Likewise, you say you replaced your controller but did you get a second power supply with it, or is this the same power supply? Perhaps the PSU is not putting out stable power? That could cause all kinds of inconsistencies. Hard to check though as most of us don’t have a 24V/10A supply kicking around from anything else.


I’m late to this game, and most of what I could offer has already been said and tried.

When my mill was erratic, it came down to electrical interference. It took quite a bit of finagling to finally solve it. One of my issues was static from my dust collection. I use solid ABS to get the connection close to the middle of the spoil board, then flex from there to the router dust shoe. Until I grounded it, I was getting some weird stuff happening. All that said, take a look at anything you believe could be causing a problem, however obscure, and move or change it. If the USB cable is close to another, move it. It’s frustrating, but I’m betting that you’ll fix this.

I have the original power supply. They didn’t send a new one with the replacement controller.
I reseated all motor cables on both ends, even though none of them felt even slightly loose.
Replaced USB cable, and plugged directly into computer rather than hub.

Different code sender (Candle) - no change in behavior.

Even though the jogs are being sent as expected - say 10mm X or Y - the carriage is only moving 2mm on average. Or it will move as expected several times, then fail. Sometimes it will start working properly for a few jogs, then quit.

My machine is in my garage. I don’t have the luxury of moving to a different breaker.

Thanks for suggestions. I’m running out of ideas.

I totally empathize with you, I was in a very similar spot yesterday and felt like giving up even though I have been totally impressed with the machine overall. After a couple of failed cuts I was dismayed.

What I discovered on the Z was that I had to both tighten the set screws and belt, while tensions (which I believe you have done) and then I noticed I have play in the Z assembly. Grip the right lower corner and gently wiggle it and see if it moves. Mine rattled and moved. I carefully and slowly adjusted the eccentric nuts a tiny bit at a time on both sides until the wheels were still movable by hand (looser at the bottom than the top, since the weight is on the top ones, the top ones on mine don’t move too much by hand now) and then when I was happy I redid the wiggle test. Now it barely moves at all when wiggled from the corner and the vertical motion is nice and smooth from the motor.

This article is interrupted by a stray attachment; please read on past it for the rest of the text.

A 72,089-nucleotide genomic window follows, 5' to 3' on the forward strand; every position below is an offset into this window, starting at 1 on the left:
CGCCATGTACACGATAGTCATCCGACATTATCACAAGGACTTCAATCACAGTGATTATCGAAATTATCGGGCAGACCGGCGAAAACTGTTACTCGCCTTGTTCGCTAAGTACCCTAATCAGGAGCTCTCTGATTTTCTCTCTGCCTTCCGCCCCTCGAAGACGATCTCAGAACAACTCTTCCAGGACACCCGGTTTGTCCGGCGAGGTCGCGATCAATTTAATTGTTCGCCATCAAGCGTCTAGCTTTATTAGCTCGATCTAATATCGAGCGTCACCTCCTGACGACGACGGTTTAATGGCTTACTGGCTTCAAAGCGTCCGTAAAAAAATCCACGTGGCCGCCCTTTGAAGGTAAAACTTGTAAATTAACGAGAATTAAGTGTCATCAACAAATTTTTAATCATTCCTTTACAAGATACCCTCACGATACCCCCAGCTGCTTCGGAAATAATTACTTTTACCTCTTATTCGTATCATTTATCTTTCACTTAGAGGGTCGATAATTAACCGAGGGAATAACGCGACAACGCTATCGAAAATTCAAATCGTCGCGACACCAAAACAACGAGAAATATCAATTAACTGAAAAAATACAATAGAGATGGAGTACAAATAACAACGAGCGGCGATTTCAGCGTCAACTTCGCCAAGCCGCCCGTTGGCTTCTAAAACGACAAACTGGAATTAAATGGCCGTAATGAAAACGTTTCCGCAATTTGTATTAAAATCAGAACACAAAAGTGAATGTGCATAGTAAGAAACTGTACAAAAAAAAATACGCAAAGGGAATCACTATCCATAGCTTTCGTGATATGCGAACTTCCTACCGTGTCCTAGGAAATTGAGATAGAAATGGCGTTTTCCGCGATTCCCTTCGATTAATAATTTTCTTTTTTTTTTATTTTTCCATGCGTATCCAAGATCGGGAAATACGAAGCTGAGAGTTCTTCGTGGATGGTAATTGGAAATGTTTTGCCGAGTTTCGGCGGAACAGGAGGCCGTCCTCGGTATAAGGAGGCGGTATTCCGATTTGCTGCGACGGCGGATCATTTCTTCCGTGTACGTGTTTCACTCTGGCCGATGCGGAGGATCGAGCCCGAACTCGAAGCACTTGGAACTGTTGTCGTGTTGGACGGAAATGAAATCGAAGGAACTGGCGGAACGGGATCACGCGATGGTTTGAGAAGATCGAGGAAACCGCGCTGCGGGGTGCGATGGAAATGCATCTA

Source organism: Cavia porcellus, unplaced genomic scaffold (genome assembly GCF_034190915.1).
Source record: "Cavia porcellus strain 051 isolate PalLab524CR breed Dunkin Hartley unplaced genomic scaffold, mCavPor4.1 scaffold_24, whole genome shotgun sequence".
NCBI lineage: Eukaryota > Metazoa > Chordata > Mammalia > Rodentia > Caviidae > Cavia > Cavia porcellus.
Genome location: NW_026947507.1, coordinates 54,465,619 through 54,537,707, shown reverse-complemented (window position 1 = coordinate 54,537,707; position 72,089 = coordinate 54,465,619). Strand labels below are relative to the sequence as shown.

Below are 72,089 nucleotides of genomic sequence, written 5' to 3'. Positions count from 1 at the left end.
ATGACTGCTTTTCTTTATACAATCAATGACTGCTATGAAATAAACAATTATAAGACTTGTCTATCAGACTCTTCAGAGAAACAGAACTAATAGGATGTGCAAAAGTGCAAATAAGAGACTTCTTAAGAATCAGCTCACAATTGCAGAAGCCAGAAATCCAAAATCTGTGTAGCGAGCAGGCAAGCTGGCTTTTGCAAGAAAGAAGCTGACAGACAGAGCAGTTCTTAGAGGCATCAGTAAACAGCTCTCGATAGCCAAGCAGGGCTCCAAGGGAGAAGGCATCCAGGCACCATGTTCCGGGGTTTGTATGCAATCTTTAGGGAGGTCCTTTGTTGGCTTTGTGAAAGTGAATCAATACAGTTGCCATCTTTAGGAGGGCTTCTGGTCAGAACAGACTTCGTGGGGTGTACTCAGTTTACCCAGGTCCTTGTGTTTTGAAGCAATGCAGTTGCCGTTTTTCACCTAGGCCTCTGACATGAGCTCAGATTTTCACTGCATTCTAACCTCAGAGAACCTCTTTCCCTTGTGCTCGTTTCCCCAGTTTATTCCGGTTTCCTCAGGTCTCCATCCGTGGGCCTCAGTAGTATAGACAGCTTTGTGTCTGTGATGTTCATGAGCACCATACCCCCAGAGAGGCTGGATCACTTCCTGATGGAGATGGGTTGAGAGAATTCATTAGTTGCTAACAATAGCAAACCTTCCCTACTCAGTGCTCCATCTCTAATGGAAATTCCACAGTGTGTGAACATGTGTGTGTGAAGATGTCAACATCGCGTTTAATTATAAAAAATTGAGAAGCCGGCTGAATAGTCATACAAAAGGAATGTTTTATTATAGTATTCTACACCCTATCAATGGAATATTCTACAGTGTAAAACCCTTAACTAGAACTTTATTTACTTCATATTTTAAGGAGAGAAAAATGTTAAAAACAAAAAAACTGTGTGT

Give that a shot and see what happens.

Bummer about not being able to run from another power source. Is a temporary 50’ cable to the house an option? Since you’re not running at heavy load it likely is not the power, but unstable power can cause all kinds of weirdness with precision electronics. If it is power, I suspect the supply more than the circuit, but without knowing how old the house is, what else is on the circuit you’re on etc etc. it’s hard to say. I wouldn’t rule power out at this point is all I’m saying… In my experience, a surprising number of electronic things, especially varied weirdness, trace back to unstable power.


For the sake of posterity and helping improve the machine over time… @chrismakesstuff what is the history of the connectors on the motors? Are those defined by LDO and you have to work with them or are those a choice Sienci made and ordered them as an option on the motors? I would say loose connections are a very high frequency comment here and those connectors don’t inspire as much confidence as, say, the molex connectors that power a hard drive in a PC. And a PC rarely gets shaken the way a CNC does. I’m surprised the connctors don’t have a positive tab lock.

When looking at refining the design I would suggest you look to automotive electrical connectors that are designed for noise, vibration and harshness - the same situation the CNC has. Positive locks would go a long way to helping resolve many of these issues. Likewise, it would be an improvement for the ends that connect to the Longboard to also have positive locks so they can’t clandestinely shake loose over weeks of use.

In the same vein, and I mentioned this on the phone to Andy yesterday, it seems to me that a review of the power supply rails might yield some opportunities for improvement. If I understand correctly, there are multiple sub-systems that are sharing the 24v/10A supply. I’m guessing one each for the stepper drives and one for the Arduino and possibly others? Given that 24v/10A power supplies are not very common, but lower amp 24v supplies and 12v supplies are, it begs the question whether or not you could sub-divide the power and use 2x 24V supplies at a more common amperage or alternatively 2x12v supplies if that is feasible? Once you get to 12V supplies your options open up considerably but I realize the higher voltage is ideal for the torque we need. I’m not a power engineer but have sat in on enough design meetings to recognize that there is an opportunity for improvement that should hopefully move you towards a more widely available power brick or bricks.